The Rolex 24 Is Motorsport's Cruelest Endurance Race – Jalopnik

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As dawn broke over Daytona International Speedway, the 2024 Rolex 24 was still set to crank on for seven more hours, but already the pit lane was full of haunted faces. Exhausted crew members may very well have started their work day over 24 hours prior, and many would continue on for hours after the checkered flag. They’d battled the humid, inky fall of night and would now challenge themselves to remain in fine form as the sun crested the horizon. They’d changed tires, mended wings and noses, issued press releases, rallied drivers, and ignored the most basic elements of human survival in order to do the impossible: Create a car and compete with it for one full rotation of the Earth around the sun.
The very nature of the Rolex 24 at Daytona means that not every team will see anything resembling success. Some combination of luck and tedious preparation will dictate their fates in the event, but there’s no telling what variables could come into play over the span of 24 hours. This is endurance racing, the cruelest form of motorsport.
Full disclosure: Acura invited me to IMSA’s Rolex 24 and hosted me for every single hour of the iconic race in its lovely hospitality suite that served as a bedroom, office, dining room, and rest area.
The 24 Hours of Daytona saw its first running back in 1966, where Ken Miles and Lloyd Ruby took victory behind the wheel of a Ford GT40 Mk. II before the car finally defeated the seemingly unstoppable Ferrari team at Le Mans later that year. Icons of racing — men like Mark Donohue, Pedro Rodriguez, Brian Redman, Hurley Haywood, Scott Pruett, Scott Dixon, A. J. Foyt, and Juan Pablo Montoya — have all tried their hand at the event and secured victory. Hundreds of others have fallen short, their dreams nipped in the bud as the year’s racing activities get underway.

In this modern era, not even qualifying for IMSA’s opening race of the year can prepare anyone for what will happen when the green flag flies. This race is not merely the sport’s marquee event; it’s the season opener. Months of development and testing will hit the asphalt for the first time the week before the 24-hour race, but series-mandated alterations — known as “balance of performance,” or an artificial leveling of the playing field — won’t be applied until each car has claimed its place on the starting grid. With surprise additions of weight or reductions in horsepower, there’s no telling how any one car will perform on race day.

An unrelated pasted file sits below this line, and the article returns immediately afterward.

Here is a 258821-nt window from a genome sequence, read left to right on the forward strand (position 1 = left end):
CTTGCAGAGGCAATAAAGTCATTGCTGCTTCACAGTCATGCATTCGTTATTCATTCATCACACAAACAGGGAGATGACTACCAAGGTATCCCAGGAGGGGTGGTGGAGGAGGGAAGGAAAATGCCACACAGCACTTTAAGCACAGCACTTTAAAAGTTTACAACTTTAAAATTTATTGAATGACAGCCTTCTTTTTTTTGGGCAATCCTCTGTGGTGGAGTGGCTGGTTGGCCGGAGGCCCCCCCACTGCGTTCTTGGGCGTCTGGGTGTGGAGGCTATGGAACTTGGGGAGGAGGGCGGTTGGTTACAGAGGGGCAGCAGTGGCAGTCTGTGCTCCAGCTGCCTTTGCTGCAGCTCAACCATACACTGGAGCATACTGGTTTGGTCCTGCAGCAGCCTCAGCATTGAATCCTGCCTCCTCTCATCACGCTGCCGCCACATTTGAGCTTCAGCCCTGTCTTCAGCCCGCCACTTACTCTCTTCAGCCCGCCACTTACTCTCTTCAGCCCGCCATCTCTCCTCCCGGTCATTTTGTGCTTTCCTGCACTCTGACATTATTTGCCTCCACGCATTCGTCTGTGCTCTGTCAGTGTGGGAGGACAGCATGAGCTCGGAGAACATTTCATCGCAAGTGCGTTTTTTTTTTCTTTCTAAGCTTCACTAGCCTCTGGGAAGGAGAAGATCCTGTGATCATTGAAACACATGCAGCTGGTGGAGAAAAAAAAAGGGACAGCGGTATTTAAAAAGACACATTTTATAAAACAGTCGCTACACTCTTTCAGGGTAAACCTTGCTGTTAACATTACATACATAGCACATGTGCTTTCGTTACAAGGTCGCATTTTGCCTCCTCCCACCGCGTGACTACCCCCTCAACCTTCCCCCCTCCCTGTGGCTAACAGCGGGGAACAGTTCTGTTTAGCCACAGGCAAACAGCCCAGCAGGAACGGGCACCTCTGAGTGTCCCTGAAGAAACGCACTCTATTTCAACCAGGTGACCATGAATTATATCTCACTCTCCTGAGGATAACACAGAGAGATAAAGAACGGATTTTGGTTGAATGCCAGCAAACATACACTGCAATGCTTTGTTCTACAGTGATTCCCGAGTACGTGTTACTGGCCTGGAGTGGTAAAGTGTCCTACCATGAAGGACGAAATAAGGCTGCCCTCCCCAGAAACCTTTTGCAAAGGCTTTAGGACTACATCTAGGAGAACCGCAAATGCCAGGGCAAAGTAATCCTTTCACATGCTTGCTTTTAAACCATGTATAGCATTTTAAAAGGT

As a result, cars and drivers that seemed fast during the Roar Before the 24 may not actually see that speed translate into results. Katherine Legge, one of four drivers competing in Gradient Racing’s Acura NSX GT3 Evo22, had high hopes for the race before Saturday’s afternoon race start.
“Out of all the times I’ve done this race, this is the best shot we’ve had,” Legge told Jalopnik. “Everything has been good, but it’s really stressful, because at this point before the race, you’re trying to fix things. This time, it’s been smooth sailing, so I’m worried because I should be expecting more problems.”
Gradient was one of the few teams who were offered additional horsepower through BoP adjustments. What should have been a promising mandate turned sour; the team, who started second in class and quickly battled up to first place, was forced to retire with electrical system issues. Over nine hours — the duration of over four Formula 1 Grands Prix — remained in the event.
“We don’t know what caused the failure, but after three attempts at trying to resolve the issue, we came to the conclusion that it was better to save our equipment so that we can go on to fight for another win in the future,” Legge said after the event.
Such is the nature of the Rolex 24. When your first race of the year is also your most challenging, there are simply no guarantees that the promise of speed will manifest into a victorious reality.
It was a similar story of struggle for Acura’s prototype program. After three straight years of victory, the manufacturer lost steam in 2024. The No. 40 Acura ARX-06 of Wayne Taylor Racing secured a third-place finish but simply didn’t have the might to challenge Porsche or Cadillac; the No. 10 Acura of WTR and Andretti Autosport completed the race down in 43rd position overall.
But with seven hours remaining in the Rolex 24, the finish line was still very far away. The triumph and hope of the pre-race ceremonies had faded into an atmosphere of shuttered garages and stripped-bare pit stalls for many teams on the grid. The promise of a race win has died, and many those who remain are committed to completing a full race distance, to simply seeing the checkered flag, praying that they may learn something critical to succeed later down the line — because this is the Rolex 24, the cruelest endurance race in the world.

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